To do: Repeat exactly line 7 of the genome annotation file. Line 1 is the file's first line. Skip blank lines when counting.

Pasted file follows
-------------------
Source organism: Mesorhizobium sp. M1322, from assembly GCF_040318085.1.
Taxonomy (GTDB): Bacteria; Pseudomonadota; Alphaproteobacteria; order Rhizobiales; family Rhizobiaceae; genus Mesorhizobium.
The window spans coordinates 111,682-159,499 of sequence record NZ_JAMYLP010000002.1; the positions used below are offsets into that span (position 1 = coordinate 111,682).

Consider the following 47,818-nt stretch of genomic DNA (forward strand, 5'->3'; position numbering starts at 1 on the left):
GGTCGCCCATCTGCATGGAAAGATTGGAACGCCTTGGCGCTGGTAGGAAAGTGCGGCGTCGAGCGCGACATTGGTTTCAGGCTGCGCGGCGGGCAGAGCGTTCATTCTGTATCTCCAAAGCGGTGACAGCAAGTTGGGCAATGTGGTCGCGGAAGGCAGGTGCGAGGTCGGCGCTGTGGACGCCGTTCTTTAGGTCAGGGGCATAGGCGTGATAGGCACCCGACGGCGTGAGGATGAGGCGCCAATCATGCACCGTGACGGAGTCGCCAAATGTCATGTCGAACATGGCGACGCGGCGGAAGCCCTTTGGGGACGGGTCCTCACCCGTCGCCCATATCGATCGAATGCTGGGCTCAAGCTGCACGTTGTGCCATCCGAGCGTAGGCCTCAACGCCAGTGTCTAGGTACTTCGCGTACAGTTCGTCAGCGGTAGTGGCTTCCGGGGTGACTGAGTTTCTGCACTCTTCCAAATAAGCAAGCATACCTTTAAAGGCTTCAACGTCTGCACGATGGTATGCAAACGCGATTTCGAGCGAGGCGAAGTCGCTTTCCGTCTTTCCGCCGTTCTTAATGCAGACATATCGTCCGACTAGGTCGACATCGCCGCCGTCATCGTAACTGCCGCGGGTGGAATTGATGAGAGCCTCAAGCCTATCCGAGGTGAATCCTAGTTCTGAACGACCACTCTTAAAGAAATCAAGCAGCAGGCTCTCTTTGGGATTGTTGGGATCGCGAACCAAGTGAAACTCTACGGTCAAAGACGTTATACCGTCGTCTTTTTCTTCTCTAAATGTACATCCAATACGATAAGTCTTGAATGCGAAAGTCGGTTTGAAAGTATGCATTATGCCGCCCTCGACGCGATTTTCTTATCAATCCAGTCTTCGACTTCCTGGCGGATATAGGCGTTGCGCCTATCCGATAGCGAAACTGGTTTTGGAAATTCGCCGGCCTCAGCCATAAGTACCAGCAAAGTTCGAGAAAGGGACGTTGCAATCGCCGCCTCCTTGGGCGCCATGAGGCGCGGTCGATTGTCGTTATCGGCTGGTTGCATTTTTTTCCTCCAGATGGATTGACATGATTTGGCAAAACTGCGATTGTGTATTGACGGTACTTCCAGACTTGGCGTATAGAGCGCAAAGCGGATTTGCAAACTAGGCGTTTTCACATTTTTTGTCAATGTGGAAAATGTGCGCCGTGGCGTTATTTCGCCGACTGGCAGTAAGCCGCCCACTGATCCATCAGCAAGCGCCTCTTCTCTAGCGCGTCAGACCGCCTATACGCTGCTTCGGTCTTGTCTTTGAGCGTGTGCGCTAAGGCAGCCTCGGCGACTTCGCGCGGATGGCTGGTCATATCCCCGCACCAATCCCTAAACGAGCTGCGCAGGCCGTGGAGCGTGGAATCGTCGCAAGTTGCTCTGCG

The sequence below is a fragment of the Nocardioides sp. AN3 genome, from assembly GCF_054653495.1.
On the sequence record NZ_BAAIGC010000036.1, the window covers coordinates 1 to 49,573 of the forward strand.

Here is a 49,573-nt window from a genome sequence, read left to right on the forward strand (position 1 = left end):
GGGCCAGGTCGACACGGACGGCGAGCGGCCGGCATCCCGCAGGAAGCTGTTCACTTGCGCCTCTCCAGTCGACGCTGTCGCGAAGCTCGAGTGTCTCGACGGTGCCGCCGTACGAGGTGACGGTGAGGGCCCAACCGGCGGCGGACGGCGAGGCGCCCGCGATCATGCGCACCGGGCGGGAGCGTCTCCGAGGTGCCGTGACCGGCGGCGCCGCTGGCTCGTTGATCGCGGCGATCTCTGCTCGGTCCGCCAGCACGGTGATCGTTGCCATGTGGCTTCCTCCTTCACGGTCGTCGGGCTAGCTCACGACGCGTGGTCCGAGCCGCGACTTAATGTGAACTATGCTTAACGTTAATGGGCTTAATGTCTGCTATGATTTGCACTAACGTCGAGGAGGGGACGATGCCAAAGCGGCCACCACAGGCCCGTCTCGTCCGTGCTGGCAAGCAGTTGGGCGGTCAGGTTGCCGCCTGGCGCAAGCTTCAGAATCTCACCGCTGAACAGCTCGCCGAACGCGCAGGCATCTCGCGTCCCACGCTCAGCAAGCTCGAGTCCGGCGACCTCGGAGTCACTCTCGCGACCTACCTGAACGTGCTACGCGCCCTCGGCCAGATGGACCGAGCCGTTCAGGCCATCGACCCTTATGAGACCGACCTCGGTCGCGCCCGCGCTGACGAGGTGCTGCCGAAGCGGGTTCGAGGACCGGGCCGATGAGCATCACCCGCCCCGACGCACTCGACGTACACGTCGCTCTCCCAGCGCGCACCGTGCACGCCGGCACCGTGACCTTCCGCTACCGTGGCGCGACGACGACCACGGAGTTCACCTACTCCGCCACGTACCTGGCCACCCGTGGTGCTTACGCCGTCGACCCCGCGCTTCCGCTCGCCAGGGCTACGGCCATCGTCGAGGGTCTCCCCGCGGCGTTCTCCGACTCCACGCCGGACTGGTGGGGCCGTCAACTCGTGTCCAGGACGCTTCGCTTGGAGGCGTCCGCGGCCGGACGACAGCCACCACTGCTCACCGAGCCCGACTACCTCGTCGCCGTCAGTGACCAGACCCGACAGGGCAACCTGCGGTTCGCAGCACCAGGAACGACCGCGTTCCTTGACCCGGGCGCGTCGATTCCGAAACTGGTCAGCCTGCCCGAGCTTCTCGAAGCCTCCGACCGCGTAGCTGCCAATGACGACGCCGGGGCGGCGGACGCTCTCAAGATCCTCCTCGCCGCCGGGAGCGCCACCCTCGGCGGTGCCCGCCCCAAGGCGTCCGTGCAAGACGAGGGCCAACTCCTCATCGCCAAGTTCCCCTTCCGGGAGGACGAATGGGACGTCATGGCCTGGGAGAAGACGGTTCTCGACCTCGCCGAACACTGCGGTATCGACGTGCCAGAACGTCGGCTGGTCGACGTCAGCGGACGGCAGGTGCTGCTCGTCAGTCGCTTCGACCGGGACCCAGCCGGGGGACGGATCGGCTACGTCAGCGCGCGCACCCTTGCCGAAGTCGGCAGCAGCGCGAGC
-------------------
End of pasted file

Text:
On the sequence record NZ_BAAIGC010000036.1, the window covers coordinates 1 to 49,573 of the forward strand.